There’s no doubt about it: video is on the rise. Thanks to ever-speedier broadband connections, it’s flourishing online, where the quality of video it’s possible to stream gets better all the time. New waves of sophisticated cameras and camcorders have put HD filming into the hands of the masses and creatives of every budget. Meanwhile, at the upper end of the scale, technological innovations are driving resolutions and image quality off the scale.

All of this means that the potential for video has exploded at every price point – but so have people’s expectations. Better quality of video online means that people now expect better craftsmanship, too, with more creative editing, effects, and so on.

As video becomes more widespread, more and more clients also expect it as a routine part of design services, meaning that mastering video-editing software is now a key skill for creatives.

That’s not to say that everything’s peachy in videoland, however. In a stormy media climate, the post-production industry in particular has undergone rapid upheaval as the impact of online distribution makes itself felt.

In this environment, flexibility is key. Whether you’re working in broadcast, feature film, corporate video, or producing video as part of wider design services, content must be produced with a wide range of output formats in mind, from mobile devices and the Internet, all the way up to big-screen film projection.

The same production system might now be called on to edit footage shot in 4K, HDV, or even with a consumer-grade camcorder, and then output in a similarly broad range of resolutions and formats.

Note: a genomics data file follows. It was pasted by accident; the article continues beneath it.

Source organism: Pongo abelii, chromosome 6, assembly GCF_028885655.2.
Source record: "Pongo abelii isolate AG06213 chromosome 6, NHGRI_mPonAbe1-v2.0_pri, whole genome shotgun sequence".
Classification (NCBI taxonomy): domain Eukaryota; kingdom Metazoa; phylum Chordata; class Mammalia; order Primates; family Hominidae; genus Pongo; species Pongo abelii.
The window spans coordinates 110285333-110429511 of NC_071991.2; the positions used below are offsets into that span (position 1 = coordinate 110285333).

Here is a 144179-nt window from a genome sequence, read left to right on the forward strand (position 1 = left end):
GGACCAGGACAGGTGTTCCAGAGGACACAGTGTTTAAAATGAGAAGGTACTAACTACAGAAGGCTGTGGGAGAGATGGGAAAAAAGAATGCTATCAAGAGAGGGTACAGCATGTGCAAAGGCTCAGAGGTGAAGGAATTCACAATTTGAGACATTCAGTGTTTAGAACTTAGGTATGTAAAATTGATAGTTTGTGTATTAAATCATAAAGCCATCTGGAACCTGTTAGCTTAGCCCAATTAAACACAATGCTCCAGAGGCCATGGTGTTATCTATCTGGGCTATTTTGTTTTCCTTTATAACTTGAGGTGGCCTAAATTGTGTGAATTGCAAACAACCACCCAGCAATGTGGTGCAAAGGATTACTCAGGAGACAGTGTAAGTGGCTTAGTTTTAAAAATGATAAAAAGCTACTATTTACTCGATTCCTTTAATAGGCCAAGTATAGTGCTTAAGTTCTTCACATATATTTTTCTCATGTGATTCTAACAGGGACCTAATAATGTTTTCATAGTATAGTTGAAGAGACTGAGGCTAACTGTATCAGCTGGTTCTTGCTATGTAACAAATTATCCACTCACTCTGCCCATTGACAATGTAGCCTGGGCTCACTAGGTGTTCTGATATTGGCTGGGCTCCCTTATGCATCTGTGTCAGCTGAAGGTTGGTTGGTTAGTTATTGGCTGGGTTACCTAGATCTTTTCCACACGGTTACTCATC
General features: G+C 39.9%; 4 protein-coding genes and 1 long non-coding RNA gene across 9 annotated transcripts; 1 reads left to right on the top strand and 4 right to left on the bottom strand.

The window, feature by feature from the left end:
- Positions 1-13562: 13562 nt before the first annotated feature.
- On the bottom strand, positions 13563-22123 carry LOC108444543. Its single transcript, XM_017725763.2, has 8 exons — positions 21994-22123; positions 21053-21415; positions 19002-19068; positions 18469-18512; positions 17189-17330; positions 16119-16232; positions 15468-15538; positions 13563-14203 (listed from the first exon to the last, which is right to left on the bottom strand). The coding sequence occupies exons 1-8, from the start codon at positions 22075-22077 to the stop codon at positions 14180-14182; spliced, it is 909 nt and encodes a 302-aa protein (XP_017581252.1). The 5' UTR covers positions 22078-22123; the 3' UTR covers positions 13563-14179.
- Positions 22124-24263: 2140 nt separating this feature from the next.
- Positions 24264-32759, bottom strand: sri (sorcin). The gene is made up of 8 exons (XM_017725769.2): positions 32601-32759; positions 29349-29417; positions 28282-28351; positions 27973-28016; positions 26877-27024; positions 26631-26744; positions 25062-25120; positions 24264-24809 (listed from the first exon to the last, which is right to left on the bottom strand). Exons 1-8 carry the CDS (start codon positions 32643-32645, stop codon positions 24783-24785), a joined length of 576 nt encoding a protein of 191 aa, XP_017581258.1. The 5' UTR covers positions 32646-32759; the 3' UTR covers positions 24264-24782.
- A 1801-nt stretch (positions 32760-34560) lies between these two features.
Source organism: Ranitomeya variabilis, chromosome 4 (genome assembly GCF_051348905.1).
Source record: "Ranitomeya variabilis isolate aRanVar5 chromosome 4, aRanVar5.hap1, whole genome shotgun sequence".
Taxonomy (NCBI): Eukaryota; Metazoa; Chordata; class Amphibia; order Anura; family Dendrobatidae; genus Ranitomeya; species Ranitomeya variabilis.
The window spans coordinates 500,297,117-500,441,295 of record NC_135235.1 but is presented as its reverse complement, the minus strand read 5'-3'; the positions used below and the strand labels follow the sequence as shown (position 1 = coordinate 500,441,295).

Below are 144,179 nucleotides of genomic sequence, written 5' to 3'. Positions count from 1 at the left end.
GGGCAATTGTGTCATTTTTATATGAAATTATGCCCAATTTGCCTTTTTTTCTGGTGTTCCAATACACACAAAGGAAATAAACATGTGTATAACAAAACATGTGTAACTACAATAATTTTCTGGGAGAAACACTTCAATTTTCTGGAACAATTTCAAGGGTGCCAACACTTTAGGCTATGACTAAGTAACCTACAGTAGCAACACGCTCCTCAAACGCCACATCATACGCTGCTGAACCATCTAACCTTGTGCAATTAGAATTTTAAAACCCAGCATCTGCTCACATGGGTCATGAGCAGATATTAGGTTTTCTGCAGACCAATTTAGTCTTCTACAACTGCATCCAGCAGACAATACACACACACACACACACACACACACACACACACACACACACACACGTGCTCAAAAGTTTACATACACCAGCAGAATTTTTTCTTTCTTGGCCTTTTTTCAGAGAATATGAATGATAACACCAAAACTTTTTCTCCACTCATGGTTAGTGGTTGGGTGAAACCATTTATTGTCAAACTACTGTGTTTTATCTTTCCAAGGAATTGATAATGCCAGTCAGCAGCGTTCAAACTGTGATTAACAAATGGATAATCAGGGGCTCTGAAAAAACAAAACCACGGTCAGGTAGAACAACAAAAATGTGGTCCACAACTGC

As a result of this need for wide-ranging format support and workflows, video-editing software can no longer be seen as a standalone tool. Instead, most professional applications are now delivered as the centrepiece of a bundle of software, intended to provide the full range of input, production, and output capabilities. The ability of the main editing app to handle multiple formats natively, preferably on the same timeline, is increasingly important. This has been a feature of most of the leading apps for a while now, and Avid has recently improved this aspect in the latest version of Media Composer.

Even restricting ourselves to the key professional formats, there’s already a long list of possibilities. Every application on test this month has offered native HDV support for some years. But solid-state recording formats, such as Panasonic’s P2 or Sony’s XDCAM, are gaining popularity, and the software we’ve looked at here offers varying levels of support.

AVCHD began as a consumer format, but Panasonic in particular now uses it in some professional camcorders, too, such as the AG-HMC151E. These formats can potentially speed up production by an order of magnitude compared to tape, as no logging or ingesting is required.